Tree work is one of the most dangerous jobs you can have. There are lots of risks involved in tree pruning and removal.
The Tree Care Industry Association, or TCIA, releases accident reports each month detailing industry and homeowner injuries. Last year, 60% of reported civilian tree work accidents were fatal. Of the industry accidents reported in 2014, only 8.7% were members of professional affiliations, like TCIA. Associations like TCIA and ISA (International Society of Arboriculture) provide resources and training on safety procedures to their members.
Here are a few reasons to leave tree care to the professionals:
- Training- Oftentimes, tree work is not as simple as it seems. Tree felling, for example, is not as easy as cutting it and letting it fall. It requires establishing a drop zone, very precise cuts, and may need to be lowered in controlled manner with ropes. Tree felling is the most common way homeowners and amateur tree workers are injured in DIY tree care.
- Proper knowledge of tools- Tree care experts are trained how to properly use chainsaws, hand saws, wood chippers, and other tools. Another common injury is caused by chainsaw
“kick-back”, this occurs when a chainsaw is used improperly or when a the saw hits debris while cutting on the ground. An OSHA requirement is the use of chain saw chap (protective pants) are worn while operating a chainsaw on the ground. A $75 investment could save your life!
- Experienced climbers- Ladders are typically used by DIY-ers to reach higher up branches. This is very dangerous, the person on the ladder needs two hands to operate a chainsaw properly and is then not properly secured on the ladder. Professional tree climbers are able to get up a tree using only a rope and are experienced in working in the air.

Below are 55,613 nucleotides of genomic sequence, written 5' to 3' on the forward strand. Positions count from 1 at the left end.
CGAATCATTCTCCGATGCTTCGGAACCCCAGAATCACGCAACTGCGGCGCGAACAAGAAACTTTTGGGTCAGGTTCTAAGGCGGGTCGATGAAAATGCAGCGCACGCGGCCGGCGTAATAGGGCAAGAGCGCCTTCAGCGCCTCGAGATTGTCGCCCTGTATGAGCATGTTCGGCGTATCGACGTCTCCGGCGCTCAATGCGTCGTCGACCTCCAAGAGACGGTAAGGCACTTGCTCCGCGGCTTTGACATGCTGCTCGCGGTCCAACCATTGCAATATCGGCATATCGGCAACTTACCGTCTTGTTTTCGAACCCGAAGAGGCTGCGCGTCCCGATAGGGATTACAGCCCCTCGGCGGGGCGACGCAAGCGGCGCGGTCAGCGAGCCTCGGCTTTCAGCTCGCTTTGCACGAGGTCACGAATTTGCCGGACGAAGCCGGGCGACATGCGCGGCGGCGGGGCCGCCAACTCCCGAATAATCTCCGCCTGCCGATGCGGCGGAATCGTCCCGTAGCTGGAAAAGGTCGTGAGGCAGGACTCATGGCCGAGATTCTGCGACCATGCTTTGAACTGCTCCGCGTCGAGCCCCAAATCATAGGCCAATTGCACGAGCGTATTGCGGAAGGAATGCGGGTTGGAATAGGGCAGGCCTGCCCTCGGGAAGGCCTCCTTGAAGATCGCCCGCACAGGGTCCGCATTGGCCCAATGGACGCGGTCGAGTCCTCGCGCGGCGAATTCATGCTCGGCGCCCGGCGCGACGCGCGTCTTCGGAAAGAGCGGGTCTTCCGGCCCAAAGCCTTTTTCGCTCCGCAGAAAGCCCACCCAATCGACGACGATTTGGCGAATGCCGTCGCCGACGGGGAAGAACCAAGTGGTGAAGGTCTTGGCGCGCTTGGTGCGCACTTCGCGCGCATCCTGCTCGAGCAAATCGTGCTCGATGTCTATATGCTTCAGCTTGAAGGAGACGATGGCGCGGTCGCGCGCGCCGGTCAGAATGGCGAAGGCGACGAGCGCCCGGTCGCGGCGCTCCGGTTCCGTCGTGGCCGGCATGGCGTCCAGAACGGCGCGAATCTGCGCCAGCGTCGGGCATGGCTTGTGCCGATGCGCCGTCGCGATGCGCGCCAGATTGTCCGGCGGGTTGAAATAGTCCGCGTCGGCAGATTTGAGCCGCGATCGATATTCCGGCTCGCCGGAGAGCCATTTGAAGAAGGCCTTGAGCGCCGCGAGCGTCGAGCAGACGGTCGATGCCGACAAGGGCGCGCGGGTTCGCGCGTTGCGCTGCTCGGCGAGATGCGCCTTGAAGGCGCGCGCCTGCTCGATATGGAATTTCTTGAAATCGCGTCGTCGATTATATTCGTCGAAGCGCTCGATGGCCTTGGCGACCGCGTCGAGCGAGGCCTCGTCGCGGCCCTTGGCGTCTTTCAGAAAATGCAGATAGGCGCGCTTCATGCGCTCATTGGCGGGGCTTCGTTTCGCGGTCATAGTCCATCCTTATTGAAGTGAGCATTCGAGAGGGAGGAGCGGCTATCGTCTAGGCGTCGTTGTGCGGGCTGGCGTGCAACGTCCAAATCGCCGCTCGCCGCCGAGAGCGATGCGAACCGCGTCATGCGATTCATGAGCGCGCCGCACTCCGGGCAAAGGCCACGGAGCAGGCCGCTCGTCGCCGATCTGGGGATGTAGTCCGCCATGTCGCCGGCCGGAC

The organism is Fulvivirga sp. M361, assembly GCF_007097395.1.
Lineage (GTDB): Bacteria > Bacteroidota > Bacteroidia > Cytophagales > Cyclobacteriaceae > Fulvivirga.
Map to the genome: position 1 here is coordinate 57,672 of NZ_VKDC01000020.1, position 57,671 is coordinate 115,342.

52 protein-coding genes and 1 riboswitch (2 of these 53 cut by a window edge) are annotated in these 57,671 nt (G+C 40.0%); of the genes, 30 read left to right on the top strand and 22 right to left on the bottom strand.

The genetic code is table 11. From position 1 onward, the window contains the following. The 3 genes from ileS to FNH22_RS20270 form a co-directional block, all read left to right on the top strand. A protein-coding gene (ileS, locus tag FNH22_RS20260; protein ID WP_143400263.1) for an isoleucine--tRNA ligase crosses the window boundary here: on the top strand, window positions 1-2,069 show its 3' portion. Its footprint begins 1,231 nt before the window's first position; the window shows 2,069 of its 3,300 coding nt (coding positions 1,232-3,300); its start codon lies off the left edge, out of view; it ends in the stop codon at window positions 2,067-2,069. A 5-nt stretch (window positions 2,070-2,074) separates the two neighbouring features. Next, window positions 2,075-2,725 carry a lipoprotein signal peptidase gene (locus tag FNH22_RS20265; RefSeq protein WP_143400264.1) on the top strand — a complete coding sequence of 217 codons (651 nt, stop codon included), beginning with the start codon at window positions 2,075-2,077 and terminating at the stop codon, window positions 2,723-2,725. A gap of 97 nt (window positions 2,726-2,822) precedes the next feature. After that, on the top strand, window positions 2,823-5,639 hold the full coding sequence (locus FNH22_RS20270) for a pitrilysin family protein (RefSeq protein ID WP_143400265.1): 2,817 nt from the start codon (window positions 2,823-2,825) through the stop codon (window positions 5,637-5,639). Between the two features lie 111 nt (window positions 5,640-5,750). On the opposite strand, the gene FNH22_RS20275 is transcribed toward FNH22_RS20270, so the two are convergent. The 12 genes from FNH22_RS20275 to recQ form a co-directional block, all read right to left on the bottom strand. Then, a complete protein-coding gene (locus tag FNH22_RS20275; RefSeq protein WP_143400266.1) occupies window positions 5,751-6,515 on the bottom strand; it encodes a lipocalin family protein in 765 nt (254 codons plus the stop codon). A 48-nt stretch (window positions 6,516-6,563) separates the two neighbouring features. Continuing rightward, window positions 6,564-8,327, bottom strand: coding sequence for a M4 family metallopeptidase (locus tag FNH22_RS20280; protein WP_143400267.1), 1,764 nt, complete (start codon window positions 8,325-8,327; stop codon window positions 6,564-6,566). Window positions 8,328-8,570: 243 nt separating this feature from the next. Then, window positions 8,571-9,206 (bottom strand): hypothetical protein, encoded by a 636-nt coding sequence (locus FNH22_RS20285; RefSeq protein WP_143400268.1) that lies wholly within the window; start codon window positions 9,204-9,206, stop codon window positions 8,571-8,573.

- Hazard awareness- Tree care workers are trained to asses risk when performing their work, including knowledge of power lines and drop zones. According to TCIA, each year many amateur tree workers are electrocuted directly from energized lines or indirectly through tools.
Although we highly recommend hiring a professional, ISA Certified Arborist for all tree work, some small things can be taken care of by a homeowner.
Since it is safety month, Heath Tree Service would like to share a few tips from our arborists on how to stay safe while performing tree work on your property.
- Assume all power lines are energized- Consider calling the electrical company to have the lines de-energized and downed until the tree work is completed. Never work within 10 feet of a power line, this type of work must be done by a trained line clearance expert with a second climber within voice range for aerial rescue if necessary.
- Weather- Never attempt to perform tree work in rainy or lightning, snowy, windy, or wet conditions.
- Eliminate hazards- Remove all people, lawn furniture, cars, etc from beneath the tree to minimize damage should a branch or the trunk fail.
- The right tools- Make sure you know how to properly use a chainsaw. Even experienced tree workers injure themselves, always use two hands to operate and wear chainsaw chaps while working. Never work with a dull saw, it can cause chainsaw kick-back.
- Climbing safely- Inspect branches for structural integrity before climbing. Never climb with tools in your hands. Use a spotter if you are using a ladder.
- Gear- Or PPE (Personal Protection Equipment) is a must-have when performing tree work. It is important to take measures to protect yourself from injury. Hard hats, safety glasses, chainsaw chaps, ear buds or muffs, and long pants and boots are industry standards.
- Never work alone- This is the most important safety tip. According to TCIA, in two-thirds of all homeowner accidents the person was working alone.